It was THE FINAL QUESTION. We’ve all seen it on television: the top 3 girls line up on the pageant stage and each select a judges question out of the fishbowl to answer in front of a live audience.
No big deal.
It was just day 3, the final hour, the final moment of the competition. My feet were killing me and I wanted a greasy cheeseburger from Hayes, (you can’t take the Gladstone out of the girl).
They call me up to select my question.
Let me preface this situation. I honestly didn’t think I was going to win, and here’s why: I was standing on stage with 2 other girls in the finals, and not just any two girls. One of them was my long-time friend and pageant roommate for the weekend, the strikingly gorgeous Leah, (dark hair, green eyes, perfect eyebrows, ballet body, to-die-for face, a history for besting every category at Miss Teen USA and…she also happens to be ridiculously smart and fun, from a family I also adore). I once knew a guy who switched from K-State to KU after seeing her at a party there. Not kidding.
I’ll take runner-up, happily. I wasn’t winning this one.
My question ends up being this: “Do you think girls who have had plastic surgery should be able to compete in pageants with girls who haven’t?”
The audience froze.
This was a no-brainer for me. I begin to speak into the mic, very matter-of-factly, “Absolutely…if plastic surgery helps someone’s confidence, I don’t have a problem with it. I definitely think people who’ve had it should be allowed to compete with girls who haven’t, because believe me, if there was a leg-stretcher, I’d be on one– I’m short and these (lifting up the train of my gown to show my sky-high heels) puppies hurt.”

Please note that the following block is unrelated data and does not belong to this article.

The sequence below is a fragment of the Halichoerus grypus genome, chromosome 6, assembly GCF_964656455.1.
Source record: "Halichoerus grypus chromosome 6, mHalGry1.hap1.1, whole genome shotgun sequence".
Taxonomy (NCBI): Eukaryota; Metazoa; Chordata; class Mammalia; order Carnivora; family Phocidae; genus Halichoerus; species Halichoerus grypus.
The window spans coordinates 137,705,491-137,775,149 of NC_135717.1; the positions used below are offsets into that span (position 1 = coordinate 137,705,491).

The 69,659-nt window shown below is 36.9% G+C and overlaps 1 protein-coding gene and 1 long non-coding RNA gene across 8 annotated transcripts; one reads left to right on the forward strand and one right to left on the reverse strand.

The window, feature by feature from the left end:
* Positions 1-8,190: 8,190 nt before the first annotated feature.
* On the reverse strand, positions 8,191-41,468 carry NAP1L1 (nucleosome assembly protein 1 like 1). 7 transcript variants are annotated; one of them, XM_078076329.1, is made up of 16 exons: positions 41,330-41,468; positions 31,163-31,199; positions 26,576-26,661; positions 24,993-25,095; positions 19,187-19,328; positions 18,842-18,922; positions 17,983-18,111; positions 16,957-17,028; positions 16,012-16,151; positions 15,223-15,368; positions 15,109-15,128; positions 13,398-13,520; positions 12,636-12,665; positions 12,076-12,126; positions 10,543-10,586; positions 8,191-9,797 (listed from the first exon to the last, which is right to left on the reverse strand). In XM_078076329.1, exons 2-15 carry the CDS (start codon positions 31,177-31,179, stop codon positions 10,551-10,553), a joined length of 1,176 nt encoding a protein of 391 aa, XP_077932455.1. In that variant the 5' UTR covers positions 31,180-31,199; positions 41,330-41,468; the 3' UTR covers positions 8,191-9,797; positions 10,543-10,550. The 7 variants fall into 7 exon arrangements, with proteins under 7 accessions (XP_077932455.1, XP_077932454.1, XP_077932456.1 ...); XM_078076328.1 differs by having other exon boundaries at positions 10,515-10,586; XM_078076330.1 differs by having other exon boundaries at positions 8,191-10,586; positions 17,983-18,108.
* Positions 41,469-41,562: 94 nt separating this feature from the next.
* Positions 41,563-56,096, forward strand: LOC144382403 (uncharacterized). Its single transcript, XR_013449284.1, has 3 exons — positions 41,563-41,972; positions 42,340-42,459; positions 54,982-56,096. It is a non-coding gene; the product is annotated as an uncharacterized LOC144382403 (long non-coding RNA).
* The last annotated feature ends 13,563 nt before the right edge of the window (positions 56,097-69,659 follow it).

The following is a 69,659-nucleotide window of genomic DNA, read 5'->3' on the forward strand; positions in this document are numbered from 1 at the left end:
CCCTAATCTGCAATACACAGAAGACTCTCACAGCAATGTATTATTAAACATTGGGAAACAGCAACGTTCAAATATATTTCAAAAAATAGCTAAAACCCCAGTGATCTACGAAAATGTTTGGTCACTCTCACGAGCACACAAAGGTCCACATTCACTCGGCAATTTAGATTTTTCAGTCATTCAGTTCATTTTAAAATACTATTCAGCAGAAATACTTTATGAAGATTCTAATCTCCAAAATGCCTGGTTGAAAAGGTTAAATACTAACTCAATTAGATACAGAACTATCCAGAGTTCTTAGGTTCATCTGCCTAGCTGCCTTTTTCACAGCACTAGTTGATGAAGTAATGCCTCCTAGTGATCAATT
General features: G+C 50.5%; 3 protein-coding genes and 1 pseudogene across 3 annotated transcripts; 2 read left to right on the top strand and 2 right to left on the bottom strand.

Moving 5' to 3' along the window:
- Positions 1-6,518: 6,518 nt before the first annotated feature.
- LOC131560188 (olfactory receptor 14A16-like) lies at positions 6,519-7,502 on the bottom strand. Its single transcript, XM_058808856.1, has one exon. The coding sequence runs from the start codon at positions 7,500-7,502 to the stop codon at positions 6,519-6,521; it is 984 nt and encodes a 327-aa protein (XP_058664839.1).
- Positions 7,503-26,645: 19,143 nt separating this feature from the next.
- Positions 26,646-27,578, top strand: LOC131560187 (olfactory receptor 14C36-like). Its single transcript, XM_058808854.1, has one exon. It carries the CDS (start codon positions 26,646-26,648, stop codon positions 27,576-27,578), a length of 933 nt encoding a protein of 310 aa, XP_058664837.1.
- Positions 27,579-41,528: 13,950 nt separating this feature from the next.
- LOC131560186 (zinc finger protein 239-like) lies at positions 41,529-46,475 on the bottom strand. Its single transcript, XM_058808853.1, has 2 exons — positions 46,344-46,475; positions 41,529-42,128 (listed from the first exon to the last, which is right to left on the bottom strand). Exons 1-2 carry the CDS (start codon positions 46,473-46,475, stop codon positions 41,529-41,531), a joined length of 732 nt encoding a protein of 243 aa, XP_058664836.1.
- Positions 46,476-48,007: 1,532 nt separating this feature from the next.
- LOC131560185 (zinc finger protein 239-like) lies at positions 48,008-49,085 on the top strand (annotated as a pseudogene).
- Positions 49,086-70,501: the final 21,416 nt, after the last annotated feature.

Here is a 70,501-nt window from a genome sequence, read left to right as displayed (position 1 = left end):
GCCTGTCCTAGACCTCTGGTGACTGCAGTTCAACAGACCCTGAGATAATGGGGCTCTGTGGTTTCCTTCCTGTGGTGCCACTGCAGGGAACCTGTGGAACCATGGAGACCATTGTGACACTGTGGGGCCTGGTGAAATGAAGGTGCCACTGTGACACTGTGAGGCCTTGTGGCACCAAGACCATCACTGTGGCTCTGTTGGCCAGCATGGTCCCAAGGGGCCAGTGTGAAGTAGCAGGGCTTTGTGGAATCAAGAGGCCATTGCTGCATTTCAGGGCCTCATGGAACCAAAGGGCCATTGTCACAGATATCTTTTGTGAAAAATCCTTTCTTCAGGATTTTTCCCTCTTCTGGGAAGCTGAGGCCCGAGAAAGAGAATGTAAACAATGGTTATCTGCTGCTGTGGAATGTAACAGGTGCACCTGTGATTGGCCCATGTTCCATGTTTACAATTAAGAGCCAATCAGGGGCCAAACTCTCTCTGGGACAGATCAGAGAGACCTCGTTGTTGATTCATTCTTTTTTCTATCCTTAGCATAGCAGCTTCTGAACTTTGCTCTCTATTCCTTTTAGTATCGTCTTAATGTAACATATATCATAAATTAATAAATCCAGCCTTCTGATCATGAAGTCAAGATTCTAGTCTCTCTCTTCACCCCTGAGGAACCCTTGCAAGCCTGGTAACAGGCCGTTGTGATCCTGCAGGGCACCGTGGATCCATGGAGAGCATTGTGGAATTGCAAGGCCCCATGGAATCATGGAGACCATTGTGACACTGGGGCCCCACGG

The audience laughed. I hobbled away from the mic. At this point, I had
the crown nothing to lose.
And that’s the day plastic surgery helped me win without actually having had it, (I did use duct tape and spray glue–ubiquitous dressing room basics). My votes had nothing to do with “beauty.” I just got lucky to get a question that I could answer well. I wasn’t the most beautiful girl there. I was equipped with low expectations which allowed me to have a great attitude about that moment, and subsequently communicated it in that otherwise pressure-cooker situation.
We all come across opportunities where someone else may seem better qualified or should be the obvious choice. That’s where the challenge comes. Are you going to bow out? NO.
I would have been thrilled for my friend to win; she was as deserving with her well-thought out answer. I would have just competed the next year.
And this the point: In life, you just have to go into opportunities with low expectations and hope for the best. The best, in my heart, was what ever God had in my plan that night. I asked for His direction. And that night, He wanted me to be Miss Missouri USA, I guess. So, I got that question, answered it and He answered me.
In addition, I think it’s perfectly okay to embrace your imperfections, but still want to change something that bothers you, (in a way that best suits you).
Would I ever get plastic surgery? Yes, I’d stretch my legs if I could, (I think). I’m just super scared of going under the knife for any reason, (the reason I still have bunions).
I have bunions.